The title of Searl's article is "Independent Identity" which points out an irony of sorts that's been on my mind. My impression is that this is not about "identity" at all. Rather it is about "association".

What use is an independent identity? I have to associate my identity with some other body's identity to accomplish anything. The crux of the "user centric identity" effort is how to limit the ramifications of that association.

The other thought that's been brewing is the relationship between capabilities and identity. We know our current approach to permissions is not sufficient to limit or even audit the results of association. On the other hand if I can reliably limit the available behaviors of my associates, and they mine, then we can mutually benefit from our association.

Identity without behavior does not lead to associations. Since we are after beneficial associations, I'm assuming we need to focus on how "identity management" ultimately translates into appropriate behaviors and reliably excludes inappropriate behaviors. A capability system requires identity management to communicate with the outside word. I also assume an identity management system requires capabilities or something equally secure to ultimately implement trustworthy associations.

I'm looking forward to Phil Windley's new book on Digital Identity to get a better handle on some of these ideas.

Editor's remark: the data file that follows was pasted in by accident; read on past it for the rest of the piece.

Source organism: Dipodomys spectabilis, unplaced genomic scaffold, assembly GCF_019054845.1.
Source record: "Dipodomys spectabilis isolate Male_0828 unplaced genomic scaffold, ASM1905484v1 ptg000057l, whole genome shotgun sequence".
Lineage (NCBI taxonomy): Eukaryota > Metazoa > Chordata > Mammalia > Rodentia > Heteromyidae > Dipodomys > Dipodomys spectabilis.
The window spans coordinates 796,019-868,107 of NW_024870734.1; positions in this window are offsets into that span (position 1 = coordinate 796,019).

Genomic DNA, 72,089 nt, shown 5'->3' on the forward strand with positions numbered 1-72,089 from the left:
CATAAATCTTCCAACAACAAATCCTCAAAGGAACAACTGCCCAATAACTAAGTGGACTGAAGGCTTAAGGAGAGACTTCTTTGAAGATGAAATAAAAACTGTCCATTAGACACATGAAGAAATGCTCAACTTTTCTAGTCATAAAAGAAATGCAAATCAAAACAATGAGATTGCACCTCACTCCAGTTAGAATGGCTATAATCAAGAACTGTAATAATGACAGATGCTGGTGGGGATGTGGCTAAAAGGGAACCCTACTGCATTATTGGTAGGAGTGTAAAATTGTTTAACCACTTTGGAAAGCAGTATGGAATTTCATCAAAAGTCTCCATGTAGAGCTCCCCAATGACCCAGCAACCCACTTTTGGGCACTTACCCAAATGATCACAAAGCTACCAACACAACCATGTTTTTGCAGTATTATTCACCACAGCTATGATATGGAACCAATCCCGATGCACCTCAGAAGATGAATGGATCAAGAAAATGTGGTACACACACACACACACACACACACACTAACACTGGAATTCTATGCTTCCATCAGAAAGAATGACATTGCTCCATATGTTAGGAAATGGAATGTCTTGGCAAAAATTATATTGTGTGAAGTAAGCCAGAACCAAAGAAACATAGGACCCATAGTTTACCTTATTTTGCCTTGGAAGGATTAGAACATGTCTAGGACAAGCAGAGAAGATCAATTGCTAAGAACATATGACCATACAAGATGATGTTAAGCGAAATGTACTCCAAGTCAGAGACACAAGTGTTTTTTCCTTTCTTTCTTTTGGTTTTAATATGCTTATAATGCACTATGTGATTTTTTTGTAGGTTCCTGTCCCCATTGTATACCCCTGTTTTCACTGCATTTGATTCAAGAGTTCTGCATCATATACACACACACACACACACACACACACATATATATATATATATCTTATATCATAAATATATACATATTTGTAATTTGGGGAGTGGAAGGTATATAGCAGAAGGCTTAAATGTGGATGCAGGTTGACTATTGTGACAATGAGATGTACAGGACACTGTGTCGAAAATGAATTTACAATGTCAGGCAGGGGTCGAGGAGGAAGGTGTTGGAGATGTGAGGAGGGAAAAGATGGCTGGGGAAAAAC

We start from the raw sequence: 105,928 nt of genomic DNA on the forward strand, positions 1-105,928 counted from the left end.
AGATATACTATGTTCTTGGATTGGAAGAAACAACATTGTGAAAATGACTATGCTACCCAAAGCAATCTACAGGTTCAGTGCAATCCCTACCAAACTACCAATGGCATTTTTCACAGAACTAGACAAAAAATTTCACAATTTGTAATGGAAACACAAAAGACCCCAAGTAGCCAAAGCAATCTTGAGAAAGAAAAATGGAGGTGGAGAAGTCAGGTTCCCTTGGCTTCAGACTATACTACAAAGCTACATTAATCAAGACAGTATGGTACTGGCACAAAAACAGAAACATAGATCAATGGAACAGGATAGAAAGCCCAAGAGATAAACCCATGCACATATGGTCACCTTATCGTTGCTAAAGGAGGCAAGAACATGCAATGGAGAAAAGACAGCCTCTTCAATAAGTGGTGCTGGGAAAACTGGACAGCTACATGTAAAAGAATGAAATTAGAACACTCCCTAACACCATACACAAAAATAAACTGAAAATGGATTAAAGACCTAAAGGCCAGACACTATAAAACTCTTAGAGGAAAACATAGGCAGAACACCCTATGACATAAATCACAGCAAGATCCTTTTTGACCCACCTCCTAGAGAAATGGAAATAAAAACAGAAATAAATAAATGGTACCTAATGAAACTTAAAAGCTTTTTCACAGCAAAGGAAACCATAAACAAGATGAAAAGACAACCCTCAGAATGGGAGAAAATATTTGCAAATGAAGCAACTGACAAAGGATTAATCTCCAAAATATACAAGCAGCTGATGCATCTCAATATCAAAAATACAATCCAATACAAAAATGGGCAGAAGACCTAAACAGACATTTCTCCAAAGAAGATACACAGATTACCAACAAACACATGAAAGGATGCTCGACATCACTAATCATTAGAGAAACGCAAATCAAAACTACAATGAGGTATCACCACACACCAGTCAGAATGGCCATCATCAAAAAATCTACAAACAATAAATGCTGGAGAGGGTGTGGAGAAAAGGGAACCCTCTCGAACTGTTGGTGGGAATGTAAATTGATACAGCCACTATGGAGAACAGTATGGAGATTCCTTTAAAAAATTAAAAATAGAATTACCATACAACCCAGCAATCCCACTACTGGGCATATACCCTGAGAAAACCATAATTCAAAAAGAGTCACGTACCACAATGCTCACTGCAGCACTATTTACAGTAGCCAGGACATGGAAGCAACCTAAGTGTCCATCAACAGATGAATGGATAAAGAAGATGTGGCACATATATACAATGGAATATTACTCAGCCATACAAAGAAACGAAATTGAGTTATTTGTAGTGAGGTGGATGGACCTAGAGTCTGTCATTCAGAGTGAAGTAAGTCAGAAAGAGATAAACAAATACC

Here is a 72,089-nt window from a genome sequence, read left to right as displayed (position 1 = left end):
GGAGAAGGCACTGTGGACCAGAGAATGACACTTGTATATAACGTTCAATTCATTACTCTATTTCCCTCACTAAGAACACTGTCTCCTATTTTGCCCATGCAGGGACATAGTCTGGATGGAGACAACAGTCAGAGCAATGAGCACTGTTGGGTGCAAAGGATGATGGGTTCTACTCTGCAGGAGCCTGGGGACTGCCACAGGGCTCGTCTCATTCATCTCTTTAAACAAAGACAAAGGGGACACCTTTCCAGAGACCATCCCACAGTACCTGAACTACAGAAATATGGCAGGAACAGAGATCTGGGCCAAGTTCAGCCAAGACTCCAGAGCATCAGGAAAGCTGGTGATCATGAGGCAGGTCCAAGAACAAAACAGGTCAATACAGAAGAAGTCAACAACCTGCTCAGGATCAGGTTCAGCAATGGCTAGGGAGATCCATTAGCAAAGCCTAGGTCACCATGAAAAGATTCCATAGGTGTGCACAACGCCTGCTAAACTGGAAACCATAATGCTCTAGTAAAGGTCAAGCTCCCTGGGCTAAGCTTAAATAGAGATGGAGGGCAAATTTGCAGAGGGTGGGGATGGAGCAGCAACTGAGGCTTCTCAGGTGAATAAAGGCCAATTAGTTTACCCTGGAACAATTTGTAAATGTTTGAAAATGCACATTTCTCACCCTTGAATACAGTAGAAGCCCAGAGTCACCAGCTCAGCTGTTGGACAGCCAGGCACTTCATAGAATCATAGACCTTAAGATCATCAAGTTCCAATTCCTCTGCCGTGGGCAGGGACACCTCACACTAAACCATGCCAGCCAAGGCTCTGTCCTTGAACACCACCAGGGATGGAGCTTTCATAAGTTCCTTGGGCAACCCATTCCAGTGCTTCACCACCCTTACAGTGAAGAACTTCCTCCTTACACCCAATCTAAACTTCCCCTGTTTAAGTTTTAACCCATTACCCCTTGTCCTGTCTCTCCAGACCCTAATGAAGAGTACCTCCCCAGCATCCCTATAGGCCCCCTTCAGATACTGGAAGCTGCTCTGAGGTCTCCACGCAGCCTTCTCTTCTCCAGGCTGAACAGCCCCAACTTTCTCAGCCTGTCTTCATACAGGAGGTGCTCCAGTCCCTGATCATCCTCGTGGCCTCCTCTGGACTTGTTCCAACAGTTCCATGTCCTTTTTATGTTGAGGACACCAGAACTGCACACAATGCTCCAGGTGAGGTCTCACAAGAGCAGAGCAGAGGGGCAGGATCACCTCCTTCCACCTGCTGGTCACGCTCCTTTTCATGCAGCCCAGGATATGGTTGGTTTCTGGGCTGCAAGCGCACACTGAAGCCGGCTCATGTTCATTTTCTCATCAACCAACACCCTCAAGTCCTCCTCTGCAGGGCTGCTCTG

Sunday, August 14, 2005


and now, daily zen...

By sitting alone all day long
I clear my mind of a thousand thoughts.
To speak of this is beyond our words;
Only by sitting under the quiet forest
Can we ever understand.

- Fa Yen (885-958)


Termite currently has a dependency on libuuid to generate universally unique identifiers. Since there is no need for the result to conform to the uuid_t data type, just that the result is unique across space and time, I wrote a uuid generator in Scheme which will make running Termite easier on more platforms. I loosely followed the pattern for generating primary keys in EJB Design Patterns which does not require a singleton or a database, etc. i.e. multiple instances of this uuid maker can exist in the same address space or in different address spaces, and on different hosts. I had fun replacing the absolutely horrible C code from libuuid with short, readable, Scheme.

> (load "my-uuid.scm")
> (define make-uuid (make-uuid-maker))
> (make-uuid)
The result is a 128-bit unsigned integer but the only requirement is that it is a unique Scheme object across space and time (within a reasonable amount of certainty). The code is actually following the convention for uuid's, i.e. display each 32-bit part in hex separated by dashes.